Ladies Home Journal, "Life in 2000." Legit?

This appeared in a friend’s blog. It appears to be a scan of material published in the Ladies Home Journal at the turn of the century (the last one).

Something about it strikes me as wrong, y’know, too perfectly on the nose in its mix of dead-on predictions and way-off-base modern wish fulfillment. I did some extensive Googling, but found nothing about the article’s actual provenance. Lots and lots of site reprinted it, but I saw no attempts to verify its authenticity.

Anybody happen to be in a library with archives of this magazine on microfiche or something? Or know anything more about it?

NPR referred to this article back in 2001, so perhaps they authenticated it. They merely referenced it in a broader article about predictions, did not reproduce it. Apparently it was written in 1900.

Very interesting stuff there. I especially like the section that claims “everybody will walk 10 miles” and “those who can’t walk 10 miles in a stretch will be considered weaklings.”

Well…as if I didn’t already know…I’m a weakling.

Yes, I happen to work in a library that has these issues available electronically through a database so I could check from home and luckily the name Elfreth is both unusual and was indexed as part of the author’s name. :slight_smile:

This appeared in the December 1900 Ladies Home Journal, Volume XVIII, Issue 1, page 8. From a quick side by side comparison, they look to be the same.

I love the dope!

“Oranges will grow in Philadelphia”

Didn’t Al Gore just predict this for 2050?

It’s a fascinating article, and most of it seems logical for a person writing in 1900–but one “fact” seems wrong to me:-- life expectancy.

The article predicts that people will be taller and healthier–but also that they “will live 50 years instead of 35 as at present”.
I’m trying to imagine the author of this article–how old was he when he wrote it; and (assuming he was, say 26,) was he expecting to die within the next 9 years?


Awesome. Thanks.

Yeah, that makes this about a thousand percent cooler.

Some of those predictions are way off-base. The thing about the mobile fortress, for instance. And airships - nobody uses airships for anything anymore. Horses are nowhere near being extinct and they are still cheaper than cars (though they are less convenient.) Wild animals are still all over the place, and pest insects are a long way from being exterminated.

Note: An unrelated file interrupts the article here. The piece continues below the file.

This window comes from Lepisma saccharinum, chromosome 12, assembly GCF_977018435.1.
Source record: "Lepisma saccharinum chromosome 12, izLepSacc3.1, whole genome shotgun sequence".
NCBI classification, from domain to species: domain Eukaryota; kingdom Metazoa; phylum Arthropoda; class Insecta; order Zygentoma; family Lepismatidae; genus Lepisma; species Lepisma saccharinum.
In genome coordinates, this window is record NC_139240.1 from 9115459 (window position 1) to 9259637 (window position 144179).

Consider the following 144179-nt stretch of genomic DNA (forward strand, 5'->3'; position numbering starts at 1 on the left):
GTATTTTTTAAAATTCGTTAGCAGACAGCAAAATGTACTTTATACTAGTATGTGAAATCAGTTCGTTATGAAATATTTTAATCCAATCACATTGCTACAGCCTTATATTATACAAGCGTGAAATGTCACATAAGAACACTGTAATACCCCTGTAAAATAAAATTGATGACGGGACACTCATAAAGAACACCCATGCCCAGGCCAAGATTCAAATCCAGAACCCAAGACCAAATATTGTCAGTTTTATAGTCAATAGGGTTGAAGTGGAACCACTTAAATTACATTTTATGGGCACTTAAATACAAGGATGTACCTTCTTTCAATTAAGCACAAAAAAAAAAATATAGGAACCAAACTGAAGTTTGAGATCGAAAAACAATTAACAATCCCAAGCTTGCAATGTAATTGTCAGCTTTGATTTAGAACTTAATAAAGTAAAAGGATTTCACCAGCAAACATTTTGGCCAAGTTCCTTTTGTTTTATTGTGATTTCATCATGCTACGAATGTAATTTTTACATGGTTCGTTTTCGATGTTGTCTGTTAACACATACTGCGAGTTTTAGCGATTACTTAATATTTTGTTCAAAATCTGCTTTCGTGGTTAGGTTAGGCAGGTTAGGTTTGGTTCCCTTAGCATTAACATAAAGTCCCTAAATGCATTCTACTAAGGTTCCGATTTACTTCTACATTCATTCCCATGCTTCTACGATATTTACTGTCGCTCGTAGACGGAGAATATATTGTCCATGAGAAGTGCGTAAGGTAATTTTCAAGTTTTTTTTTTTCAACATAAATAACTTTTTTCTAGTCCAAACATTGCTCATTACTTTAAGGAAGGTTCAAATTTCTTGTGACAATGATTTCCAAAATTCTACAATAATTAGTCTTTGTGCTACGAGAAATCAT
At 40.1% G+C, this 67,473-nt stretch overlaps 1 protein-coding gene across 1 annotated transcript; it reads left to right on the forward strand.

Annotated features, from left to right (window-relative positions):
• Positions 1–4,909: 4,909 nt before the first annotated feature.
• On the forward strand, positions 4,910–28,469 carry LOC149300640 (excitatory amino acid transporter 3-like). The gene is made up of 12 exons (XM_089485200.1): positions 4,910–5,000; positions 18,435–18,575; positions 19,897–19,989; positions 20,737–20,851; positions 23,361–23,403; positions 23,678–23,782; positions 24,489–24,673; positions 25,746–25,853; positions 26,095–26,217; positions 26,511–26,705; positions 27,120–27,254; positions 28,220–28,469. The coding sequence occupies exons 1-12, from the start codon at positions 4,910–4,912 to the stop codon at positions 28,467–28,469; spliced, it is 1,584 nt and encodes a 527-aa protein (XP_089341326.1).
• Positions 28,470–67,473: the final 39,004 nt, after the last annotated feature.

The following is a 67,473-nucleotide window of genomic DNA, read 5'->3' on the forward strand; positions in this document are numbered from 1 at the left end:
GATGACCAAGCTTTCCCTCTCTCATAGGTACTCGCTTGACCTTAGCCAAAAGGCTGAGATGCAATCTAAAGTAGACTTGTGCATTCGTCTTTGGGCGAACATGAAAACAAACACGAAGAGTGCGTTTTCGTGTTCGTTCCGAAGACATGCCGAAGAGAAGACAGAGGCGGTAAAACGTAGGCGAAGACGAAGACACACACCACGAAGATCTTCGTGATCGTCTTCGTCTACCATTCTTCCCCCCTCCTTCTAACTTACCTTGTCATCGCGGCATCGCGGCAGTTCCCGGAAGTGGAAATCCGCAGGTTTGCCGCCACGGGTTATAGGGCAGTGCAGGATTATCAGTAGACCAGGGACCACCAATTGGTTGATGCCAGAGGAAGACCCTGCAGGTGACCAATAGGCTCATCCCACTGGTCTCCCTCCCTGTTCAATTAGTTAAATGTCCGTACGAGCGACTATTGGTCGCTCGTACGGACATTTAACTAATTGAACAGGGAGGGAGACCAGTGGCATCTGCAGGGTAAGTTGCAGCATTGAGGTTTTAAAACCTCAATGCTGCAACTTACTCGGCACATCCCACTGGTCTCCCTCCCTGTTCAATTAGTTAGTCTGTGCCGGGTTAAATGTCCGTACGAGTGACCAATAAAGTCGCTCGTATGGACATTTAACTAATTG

“There will be no wild animals except in menageries. The horse will be practically extinct…a few of high breed will be kept by the rich for racing, hunting and exercise.”

Hunting? I thought there are no animals in the wild. What are they hunting with those horses?

“All hurry traffic will be below or high above ground when brought within city limits…cities, therefore, will be free from all noises.”

If only.

“Everyone will walk ten miles.”

Seeing as how so many people now are overweight and obese, I doubt most people could walk two miles without getting tired.

A lot of the predictions are pretty prophetic, though, especially about communications.

“To England in Two Days”

Well, he was only about a year or two out with the post-9/11 security measures…

We call those “tanks”.

Now that the GQ has been answered, this article is worthy of its own IMHO thread.

I was going to call fake purely on the layout and style. I’d swear I’ve seen that title font somewhere before, but actually, when you compare the A and Y in ‘years’ vs ‘May’, I think it’s fairly clear that the title is hand drawn, so my argument dissolves in tatters.

The wikipedia article on life expectancy (is it to be trusted?) says that in the “early twentieth century” life expectancy was “30-40” years.

However, that’s life expectancy on a worldwide scale, I believe. I would have thought expectancy in the USA was higher.

In any case, I don’t expect to die at age 75 though that’s (somewhere around) the life expectancy for someone of my demographic. That’s because I know that a more predictive way to look at it is to see how old people of particular cohorts can expect to live given that they’ve lived to such-and-such an age. So for example, surviving past 1 year old, especially way back when, was a great sign you were going to live longer than the average.

Nevertheless, the comment you quoted seems to indicate the author wasn’t thinking this way, and did indeed expect to die at around age 35. Or else just wasn’t really thinking things through. Or else was already 82 years old and laughing as he wrote the comment.


With? Who said anything about with? :eek: :smiley:

Bear in mind that life expectancy is for babies born right then, so infant/child mortality can seriously drag down a population’s life expectancy. A life expectancy of 35 might actually be something along the lines of, 10% of people born die before the age of five, but the other 90% can expect to live to, say, 55 or so.

“A trip from suburban home to office will require a few minutes only. A penny will pay the fare.”


Maybe they assumed we would release an animal from the menagerie and then go hunt it.

And considering that you can now buy “hunting” passes on enclosed private lands, I’d say that’s not so far off. Heck, can’t you even shoot a gun via remote control from the privacy of your own den and kill things nowadays?

The thing about the telegraphed pictures with all the colors of nature was pretty good though.